In the last thirty years, the spread of C4 plants can also be observed on warm, sunny locations in Central Europe. Mostly it is a millet -like grasses and pigweed species. Their propagation is at least so far not considered a threat to native flora.
The first occurrence of C4 plants is still the subject of research. For the dating of various techniques such as DNA analysis ( phylogenetic studies ), geochemical signals (eg, the isotopic ratio of 12C and 13C), Fossil and micro- fossils (pollen, phytoliths ) are used. A proliferation of C4 plants, and thus an extension of the dominant C4 plants ecosystems, took place before 2-8 million years ago at the end of the Miocene and the beginning of the Pliocene. As a reason, various factors, such as climatic changes, fire or the co-evolution of grazing animals apply.
There is increasing evidence that the origin of C4 photosynthesis is about 25 million years before our time. Falling temperatures and carbon dioxide concentrations characterize this period. Whether already a C4 photosynthesis has taken place much earlier, can not be clearly concluded by today's investigative techniques. For example, isotope values can be interpreted from marine sediments in Africa today so that first C4 plants existed before 90 million years. An even earlier possible date would be the transition from the Late Carboniferous to Early Permian about 300 million years, since the prevailing ratio of oxygen to carbon dioxide would have caused a selection pressure in favor of C4 plants.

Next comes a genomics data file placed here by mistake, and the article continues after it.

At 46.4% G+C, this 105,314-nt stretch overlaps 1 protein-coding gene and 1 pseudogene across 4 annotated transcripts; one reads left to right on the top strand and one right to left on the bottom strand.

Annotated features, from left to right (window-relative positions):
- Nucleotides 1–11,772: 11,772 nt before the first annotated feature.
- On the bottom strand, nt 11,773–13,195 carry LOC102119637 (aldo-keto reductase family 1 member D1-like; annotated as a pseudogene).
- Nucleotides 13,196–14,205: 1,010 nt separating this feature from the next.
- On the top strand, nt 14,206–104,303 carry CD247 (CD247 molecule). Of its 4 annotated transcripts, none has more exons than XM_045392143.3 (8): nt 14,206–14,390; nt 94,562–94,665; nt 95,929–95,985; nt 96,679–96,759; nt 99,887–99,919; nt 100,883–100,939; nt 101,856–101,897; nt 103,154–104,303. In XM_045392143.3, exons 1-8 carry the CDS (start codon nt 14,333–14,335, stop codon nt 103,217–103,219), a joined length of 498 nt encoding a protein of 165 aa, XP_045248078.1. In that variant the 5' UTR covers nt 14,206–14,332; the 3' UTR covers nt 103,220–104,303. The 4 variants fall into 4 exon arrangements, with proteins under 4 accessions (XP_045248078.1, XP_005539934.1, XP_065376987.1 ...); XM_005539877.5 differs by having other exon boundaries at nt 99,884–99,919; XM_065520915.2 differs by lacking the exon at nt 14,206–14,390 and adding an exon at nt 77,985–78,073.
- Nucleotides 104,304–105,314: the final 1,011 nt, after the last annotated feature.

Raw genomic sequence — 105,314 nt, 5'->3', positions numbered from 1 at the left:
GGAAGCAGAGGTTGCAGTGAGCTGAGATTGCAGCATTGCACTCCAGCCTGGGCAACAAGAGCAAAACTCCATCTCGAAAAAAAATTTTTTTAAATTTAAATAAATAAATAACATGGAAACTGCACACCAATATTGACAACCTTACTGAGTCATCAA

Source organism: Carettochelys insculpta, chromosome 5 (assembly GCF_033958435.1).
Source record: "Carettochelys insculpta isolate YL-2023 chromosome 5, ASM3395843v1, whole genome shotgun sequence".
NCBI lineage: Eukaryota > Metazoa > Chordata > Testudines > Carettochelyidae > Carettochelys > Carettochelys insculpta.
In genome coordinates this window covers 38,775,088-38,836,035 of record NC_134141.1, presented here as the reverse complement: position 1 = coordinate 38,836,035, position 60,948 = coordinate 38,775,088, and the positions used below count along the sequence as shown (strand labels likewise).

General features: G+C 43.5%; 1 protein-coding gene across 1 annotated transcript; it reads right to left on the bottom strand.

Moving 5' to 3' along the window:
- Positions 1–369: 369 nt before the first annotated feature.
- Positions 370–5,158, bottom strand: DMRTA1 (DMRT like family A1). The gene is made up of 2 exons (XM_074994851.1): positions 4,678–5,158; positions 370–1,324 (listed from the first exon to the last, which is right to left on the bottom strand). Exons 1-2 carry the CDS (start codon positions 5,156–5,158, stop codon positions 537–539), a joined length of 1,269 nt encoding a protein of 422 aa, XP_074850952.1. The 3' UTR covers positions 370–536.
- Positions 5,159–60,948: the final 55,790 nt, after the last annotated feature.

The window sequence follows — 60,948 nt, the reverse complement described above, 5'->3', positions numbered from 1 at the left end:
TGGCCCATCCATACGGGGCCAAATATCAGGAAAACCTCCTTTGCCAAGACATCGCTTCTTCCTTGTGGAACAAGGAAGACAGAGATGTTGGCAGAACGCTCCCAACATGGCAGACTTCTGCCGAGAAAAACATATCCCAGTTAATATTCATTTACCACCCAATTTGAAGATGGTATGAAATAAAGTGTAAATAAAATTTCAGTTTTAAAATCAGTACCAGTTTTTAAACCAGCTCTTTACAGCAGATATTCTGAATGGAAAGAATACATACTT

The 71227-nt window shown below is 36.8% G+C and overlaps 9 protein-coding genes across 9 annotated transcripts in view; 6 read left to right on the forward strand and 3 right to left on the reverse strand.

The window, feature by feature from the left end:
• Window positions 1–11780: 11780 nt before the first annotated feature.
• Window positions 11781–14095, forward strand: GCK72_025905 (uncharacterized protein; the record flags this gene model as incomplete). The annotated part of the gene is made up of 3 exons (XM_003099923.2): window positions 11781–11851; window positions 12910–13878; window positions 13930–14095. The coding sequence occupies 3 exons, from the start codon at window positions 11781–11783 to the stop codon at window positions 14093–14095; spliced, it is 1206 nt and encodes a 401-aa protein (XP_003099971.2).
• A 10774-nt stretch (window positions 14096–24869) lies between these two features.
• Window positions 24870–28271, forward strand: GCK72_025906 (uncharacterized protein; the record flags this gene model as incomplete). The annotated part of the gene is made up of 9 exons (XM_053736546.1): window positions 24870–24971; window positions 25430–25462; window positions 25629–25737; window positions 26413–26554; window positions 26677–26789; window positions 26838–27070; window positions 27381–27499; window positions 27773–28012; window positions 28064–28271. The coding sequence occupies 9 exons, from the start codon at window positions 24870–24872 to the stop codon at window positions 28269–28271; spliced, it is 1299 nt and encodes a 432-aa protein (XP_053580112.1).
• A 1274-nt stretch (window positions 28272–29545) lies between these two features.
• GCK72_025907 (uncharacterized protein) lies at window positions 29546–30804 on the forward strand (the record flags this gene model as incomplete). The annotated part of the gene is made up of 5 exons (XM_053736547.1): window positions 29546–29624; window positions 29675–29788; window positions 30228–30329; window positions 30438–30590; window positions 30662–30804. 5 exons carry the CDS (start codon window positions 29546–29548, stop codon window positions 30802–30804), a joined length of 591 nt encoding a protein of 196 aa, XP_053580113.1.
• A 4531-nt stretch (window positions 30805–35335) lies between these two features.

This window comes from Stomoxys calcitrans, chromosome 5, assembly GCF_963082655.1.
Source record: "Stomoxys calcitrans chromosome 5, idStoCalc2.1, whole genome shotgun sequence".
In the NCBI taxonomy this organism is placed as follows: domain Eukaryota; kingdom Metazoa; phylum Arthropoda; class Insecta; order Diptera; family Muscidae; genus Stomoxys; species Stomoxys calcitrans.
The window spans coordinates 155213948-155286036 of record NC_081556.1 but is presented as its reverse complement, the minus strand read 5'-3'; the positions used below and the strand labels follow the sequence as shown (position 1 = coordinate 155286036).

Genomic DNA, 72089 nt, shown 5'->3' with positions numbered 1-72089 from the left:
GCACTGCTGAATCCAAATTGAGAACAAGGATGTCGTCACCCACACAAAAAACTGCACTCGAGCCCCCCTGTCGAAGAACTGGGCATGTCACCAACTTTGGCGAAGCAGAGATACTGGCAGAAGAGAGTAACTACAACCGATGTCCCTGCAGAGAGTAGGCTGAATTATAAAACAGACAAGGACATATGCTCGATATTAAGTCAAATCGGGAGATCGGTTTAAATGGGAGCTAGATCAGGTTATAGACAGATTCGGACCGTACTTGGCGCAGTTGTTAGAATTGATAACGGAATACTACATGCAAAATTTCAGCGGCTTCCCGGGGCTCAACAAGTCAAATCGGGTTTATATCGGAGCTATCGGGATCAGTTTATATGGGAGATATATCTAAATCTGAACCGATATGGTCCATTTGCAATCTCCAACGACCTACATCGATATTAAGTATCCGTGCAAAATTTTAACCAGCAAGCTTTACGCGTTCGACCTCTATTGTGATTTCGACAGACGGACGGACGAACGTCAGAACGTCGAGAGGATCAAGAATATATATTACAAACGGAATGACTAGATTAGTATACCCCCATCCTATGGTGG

The first studies on a C4 plant were conducted by Hugo Kortschak. In 1950 he identified on a sugarcane research institute in Hawaii as the first CO2 fixation product L- malate and L- aspartate. These are C4 compounds and therefore stood in contradiction to the findings of Melvin Calvin, Andrew Benson and James Bassham. This showed that the first metabolic product of CO2 fixation in the dark reaction, a C3 compound, 3 -phosphoglycerate is. The results Kortschaks were not published until ten years later. Also, the Russian Yuri Karpilov discovered on corn, that the first fixation product a C4 compound is also coined the name of the photosynthetic type.
Only the Australian researchers Marshall Davidson Hatch and Charles Roger Slack were able to determine with those results and our own studies the biochemistry of the pathway. The function and importance of which was published at the end of the 1970s. As a result, the C4 metabolism is referred to by its discoverers as the Hatch- Slack pathway or Hatch - Slack cycle.